Date posted: March 23, 2021 | Author: | No Comments »

Categories: Rainwater Harvesting Water systems

Rt Hon Robert Jenrick MP

House of Commons

Dear Robert Jenrick

I did not imagine I would be writing to you about a small piece of irreplaceable Fenland habitat near York and the threat from property developers to destroy it.  Understanding the value of our natural environment is key to a sustainable healthy future.

Globally our whole planet is under threat from Covid 19 and climate collapse.  Could the former be a turning point to help solve the latter? A cool-headed assessment is required. Thankfully, the World Meteorological Organisation (WMO) has just produced a report titled ‘The Global Climate 2015 to 2019’ to help us understand where we are. The New Scientist interviewed the author Petteri Taalas who had some very interesting things to say. 

  • During the past 20 years we have seen the 19 warmest years on record.
  • We have observed concentrations of carbon dioxide in the atmosphere of 415 parts per million (400 was once regarded as critical.)
  • During the past century sea level rise was typically 1 to 2 millimetres per year, during recent years we have seen the rise of between 4 and 5 millimetres per year.
  • 20 years ago we had 20 million people exposed to heat waves on an annual basis, during the past 3 years we have exceeded 200 million a year. We have seen casualties from this in Europe at over 75,000 people in a single year.

Where is all this leading? Is it possible that we will reach the lower limit of the Paris agreement, the international accord on limiting climate change, a 1.5-degree increase, during the coming five years – we typically see warming of 0.4 degrees per decade.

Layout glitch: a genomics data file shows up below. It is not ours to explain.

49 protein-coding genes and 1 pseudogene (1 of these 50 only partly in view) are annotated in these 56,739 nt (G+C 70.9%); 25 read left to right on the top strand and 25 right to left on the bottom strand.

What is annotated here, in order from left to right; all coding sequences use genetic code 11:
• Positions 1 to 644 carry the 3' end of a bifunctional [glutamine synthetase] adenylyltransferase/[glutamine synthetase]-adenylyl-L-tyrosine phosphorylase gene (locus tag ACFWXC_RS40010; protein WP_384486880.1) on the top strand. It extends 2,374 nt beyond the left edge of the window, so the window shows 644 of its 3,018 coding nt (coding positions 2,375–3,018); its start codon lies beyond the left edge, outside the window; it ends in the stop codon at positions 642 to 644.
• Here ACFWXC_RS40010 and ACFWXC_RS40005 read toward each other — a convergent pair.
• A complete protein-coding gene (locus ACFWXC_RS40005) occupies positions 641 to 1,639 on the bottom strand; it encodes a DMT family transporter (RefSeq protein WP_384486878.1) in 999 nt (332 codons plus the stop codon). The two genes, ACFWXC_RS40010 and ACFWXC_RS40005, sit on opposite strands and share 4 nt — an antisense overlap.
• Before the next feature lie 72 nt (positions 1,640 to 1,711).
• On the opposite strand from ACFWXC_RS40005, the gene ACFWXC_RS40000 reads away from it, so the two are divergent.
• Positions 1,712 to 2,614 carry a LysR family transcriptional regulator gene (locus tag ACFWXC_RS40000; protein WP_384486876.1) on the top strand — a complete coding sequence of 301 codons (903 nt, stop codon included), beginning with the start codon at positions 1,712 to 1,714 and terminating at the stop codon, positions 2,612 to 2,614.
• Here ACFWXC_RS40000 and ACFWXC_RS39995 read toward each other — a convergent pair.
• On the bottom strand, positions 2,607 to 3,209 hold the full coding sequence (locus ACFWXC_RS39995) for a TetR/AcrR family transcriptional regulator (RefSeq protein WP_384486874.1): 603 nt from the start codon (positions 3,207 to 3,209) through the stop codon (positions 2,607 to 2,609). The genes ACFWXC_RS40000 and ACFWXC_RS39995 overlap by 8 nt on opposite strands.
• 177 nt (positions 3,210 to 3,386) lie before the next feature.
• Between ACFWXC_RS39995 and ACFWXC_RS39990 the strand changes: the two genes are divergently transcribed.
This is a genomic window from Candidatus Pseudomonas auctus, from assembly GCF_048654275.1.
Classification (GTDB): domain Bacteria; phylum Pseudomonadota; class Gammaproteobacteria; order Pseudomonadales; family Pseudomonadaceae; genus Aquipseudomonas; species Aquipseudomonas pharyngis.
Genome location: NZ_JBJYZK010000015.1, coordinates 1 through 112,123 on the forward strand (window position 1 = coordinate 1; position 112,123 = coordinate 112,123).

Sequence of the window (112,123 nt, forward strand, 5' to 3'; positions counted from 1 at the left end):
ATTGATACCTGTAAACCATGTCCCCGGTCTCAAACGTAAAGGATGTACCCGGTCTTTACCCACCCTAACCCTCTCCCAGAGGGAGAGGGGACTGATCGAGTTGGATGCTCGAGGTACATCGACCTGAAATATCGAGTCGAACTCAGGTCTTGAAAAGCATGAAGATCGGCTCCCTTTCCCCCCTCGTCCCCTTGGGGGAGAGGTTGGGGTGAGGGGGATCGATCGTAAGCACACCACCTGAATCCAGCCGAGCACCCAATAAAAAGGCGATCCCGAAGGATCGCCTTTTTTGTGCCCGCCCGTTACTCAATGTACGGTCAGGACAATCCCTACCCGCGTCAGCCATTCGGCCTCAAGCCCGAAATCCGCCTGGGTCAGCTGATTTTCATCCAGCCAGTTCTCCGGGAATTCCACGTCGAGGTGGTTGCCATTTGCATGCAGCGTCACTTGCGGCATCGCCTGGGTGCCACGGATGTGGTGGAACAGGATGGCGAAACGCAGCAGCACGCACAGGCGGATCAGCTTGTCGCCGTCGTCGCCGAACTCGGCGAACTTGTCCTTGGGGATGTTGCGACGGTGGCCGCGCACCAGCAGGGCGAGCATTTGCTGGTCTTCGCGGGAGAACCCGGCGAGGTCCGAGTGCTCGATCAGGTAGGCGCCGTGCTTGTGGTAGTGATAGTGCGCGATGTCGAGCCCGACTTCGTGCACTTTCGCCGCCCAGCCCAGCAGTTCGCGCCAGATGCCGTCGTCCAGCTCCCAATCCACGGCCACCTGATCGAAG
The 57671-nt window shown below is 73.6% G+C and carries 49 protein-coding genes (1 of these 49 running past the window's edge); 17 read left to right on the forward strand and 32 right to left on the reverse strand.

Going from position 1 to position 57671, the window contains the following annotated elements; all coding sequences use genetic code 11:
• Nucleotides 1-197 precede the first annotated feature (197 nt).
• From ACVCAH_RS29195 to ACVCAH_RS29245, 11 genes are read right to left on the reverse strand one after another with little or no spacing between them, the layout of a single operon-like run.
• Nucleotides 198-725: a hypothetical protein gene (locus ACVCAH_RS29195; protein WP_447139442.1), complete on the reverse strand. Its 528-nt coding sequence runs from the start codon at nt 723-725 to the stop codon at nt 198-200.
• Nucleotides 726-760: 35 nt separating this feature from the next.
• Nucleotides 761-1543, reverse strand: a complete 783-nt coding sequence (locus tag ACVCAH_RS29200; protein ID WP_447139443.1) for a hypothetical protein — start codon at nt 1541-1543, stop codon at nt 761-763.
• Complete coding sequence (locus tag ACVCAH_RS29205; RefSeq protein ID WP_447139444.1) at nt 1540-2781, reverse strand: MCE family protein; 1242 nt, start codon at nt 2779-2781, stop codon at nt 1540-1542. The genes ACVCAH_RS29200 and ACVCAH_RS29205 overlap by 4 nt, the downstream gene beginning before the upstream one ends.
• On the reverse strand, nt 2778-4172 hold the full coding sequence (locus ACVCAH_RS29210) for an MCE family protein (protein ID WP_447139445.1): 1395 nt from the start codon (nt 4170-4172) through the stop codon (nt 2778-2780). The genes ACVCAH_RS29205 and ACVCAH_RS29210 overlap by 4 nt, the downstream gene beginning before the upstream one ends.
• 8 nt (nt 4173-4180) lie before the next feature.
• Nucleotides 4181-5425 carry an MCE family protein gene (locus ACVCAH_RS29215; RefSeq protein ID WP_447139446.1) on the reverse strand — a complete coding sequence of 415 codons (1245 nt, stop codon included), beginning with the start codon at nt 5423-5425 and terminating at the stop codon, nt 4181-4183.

With these sobering conditions in mind as we invest in the recovery from COVID-19 it is imperative that we tackle climate change as part of the recovery. This is perfect opportunity to start solving the problem.

The IPCC report found last year that emissions must fall by 7.6% every year this decade to meet the Paris agreements goal of checking warming at 1.5 degrees Celsius. 

We cannot assume the climate catastrophe is solved by Covid -19. We must not head back to burning coal, oil and gas.  If we allow the climate catastrophe to continue the health and economic impacts will be much higher than the ones that we are facing with this “short term” COVID-19 crisis. If you compare casualties from hunger the numbers are already much higher than the COVID-19 casualties.

Please support The Climate and Ecological Emergency Bill – this new Bill is coming to the house of commons soon!

Details here for the CEE. What it aims to achieve:

What about the little scrap of fenland bog in Askham near York? Well I am pleased to say you made the right decision and stopped the development. I wholeheartedly congratulate you for this. Please focus your mind on solving the much bigger yet more important problem of the climate crisis with similar resolve. You would be very welcome to visit Hockerton Housing Project to see our attempt at a solution for low cost low impact eco housing with a holistic approach while still meeting very high environmental, social and financial standards.

If you have read to here congratulations. If you have read to here and you are not Robert Jenrick please consider sending this or a similar letter to your MP. If you are an MP please consider acting upon this information.


If you want to come to see Hockerton Housing Project for real book a place here for the 12th September.

May be of interest….a webinar run by The Concrete Centre provides an introduction to thermal mass and its energy/carbon saving benefits. It will cover: What is thermal mass? How is it used? How is it measured and how much do you need? General rules of thumb are provided throughout the talk, including the upfront carbon savings that can be achieved through avoided internal finishes and M&E plant. Book now

All the best
Simon Tilley 3/9/2020
Date posted: September 4, 2020 | Author: | No Comments »

Categories: Uncategorized